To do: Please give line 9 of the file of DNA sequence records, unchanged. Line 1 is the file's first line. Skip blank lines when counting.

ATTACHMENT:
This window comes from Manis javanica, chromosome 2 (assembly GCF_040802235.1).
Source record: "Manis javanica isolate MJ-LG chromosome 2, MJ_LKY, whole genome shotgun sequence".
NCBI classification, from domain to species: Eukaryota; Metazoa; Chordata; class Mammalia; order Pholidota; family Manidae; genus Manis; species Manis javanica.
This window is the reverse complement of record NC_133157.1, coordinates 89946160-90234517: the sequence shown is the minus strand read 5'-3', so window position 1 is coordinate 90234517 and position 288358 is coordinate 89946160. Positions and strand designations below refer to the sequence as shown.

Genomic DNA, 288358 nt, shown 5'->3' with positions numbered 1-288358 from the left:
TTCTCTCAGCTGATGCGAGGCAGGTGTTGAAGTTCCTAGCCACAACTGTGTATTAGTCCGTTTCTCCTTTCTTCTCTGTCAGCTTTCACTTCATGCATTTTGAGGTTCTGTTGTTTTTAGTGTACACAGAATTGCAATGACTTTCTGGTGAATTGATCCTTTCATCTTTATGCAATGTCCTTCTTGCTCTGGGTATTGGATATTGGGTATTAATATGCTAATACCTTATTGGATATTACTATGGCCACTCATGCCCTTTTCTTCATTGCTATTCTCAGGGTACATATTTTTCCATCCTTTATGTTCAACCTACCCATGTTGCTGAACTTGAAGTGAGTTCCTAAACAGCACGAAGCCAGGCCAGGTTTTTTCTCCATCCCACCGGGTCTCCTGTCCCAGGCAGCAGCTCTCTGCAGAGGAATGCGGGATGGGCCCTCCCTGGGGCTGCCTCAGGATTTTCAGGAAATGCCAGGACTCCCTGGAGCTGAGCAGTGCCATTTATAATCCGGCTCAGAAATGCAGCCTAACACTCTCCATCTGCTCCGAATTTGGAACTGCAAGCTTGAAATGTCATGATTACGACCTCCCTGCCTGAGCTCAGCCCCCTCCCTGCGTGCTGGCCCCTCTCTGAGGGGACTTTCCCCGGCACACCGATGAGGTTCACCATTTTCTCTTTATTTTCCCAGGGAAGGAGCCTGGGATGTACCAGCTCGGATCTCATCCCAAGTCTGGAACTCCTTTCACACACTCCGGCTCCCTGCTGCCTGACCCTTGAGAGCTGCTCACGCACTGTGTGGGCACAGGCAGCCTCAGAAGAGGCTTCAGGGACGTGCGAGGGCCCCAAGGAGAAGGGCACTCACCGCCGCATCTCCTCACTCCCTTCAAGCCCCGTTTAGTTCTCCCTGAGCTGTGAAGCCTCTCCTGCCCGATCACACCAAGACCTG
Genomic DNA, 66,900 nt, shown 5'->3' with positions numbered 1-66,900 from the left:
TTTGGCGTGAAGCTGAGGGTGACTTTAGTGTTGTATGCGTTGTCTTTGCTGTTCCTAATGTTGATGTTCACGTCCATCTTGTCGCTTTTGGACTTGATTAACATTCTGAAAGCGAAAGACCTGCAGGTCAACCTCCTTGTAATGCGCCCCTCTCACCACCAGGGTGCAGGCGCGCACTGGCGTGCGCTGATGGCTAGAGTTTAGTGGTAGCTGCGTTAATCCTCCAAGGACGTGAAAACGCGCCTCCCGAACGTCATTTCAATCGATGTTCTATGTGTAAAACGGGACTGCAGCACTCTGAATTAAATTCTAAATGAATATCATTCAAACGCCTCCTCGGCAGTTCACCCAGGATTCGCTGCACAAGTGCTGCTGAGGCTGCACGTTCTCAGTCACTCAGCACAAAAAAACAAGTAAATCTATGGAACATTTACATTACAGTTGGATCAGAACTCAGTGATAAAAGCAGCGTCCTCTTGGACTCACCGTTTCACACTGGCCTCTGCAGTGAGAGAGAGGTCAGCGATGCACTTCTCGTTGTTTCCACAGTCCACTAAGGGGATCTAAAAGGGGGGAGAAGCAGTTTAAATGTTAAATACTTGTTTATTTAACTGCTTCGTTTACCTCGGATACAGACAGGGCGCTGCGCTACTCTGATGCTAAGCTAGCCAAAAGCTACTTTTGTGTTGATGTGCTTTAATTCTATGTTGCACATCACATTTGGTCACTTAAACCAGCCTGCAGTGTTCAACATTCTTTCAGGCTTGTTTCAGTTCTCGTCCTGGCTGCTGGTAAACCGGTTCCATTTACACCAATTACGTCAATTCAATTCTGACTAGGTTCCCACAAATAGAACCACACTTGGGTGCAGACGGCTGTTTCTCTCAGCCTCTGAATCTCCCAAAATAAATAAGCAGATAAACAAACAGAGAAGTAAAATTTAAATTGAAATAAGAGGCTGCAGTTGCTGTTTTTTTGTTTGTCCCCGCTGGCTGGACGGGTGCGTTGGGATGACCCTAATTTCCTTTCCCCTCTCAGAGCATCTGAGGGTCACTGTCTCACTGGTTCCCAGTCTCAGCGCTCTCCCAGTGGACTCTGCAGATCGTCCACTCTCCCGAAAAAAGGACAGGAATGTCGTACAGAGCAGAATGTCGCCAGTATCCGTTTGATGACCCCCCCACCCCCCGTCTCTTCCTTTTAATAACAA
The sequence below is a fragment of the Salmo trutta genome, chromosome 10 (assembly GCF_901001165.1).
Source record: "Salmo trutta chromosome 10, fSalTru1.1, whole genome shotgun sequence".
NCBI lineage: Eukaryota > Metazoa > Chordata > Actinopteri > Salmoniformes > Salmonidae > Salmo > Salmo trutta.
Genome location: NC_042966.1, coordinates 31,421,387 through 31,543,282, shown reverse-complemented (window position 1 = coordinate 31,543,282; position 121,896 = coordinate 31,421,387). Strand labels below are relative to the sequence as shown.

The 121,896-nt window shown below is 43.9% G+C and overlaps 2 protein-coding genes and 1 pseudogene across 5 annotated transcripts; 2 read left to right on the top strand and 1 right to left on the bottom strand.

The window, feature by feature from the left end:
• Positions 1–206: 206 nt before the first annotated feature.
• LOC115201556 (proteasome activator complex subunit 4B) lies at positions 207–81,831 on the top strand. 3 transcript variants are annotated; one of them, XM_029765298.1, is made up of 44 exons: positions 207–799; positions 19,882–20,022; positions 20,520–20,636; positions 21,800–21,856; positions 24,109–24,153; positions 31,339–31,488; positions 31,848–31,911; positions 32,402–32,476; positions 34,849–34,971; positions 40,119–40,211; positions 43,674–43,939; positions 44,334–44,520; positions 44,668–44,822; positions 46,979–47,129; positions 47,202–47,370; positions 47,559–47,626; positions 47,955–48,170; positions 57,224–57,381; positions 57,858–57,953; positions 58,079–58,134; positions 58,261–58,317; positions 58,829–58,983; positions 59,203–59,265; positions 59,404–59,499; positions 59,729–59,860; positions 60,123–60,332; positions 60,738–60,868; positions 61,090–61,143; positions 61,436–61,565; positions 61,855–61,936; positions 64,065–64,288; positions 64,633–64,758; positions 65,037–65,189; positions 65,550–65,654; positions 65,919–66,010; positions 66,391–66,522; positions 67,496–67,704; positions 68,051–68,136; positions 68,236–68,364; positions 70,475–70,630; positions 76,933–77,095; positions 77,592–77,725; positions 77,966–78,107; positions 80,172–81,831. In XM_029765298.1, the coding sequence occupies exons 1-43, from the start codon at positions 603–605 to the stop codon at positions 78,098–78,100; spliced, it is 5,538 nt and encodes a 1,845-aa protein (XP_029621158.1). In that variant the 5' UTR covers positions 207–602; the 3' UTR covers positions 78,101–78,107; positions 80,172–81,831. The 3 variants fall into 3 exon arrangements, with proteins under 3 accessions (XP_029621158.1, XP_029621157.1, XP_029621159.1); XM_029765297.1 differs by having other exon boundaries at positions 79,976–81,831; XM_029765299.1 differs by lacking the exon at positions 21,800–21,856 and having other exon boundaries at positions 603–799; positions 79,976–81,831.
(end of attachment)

The sequence below is a fragment of the Salmo trutta genome, chromosome 10 (assembly GCF_901001165.1).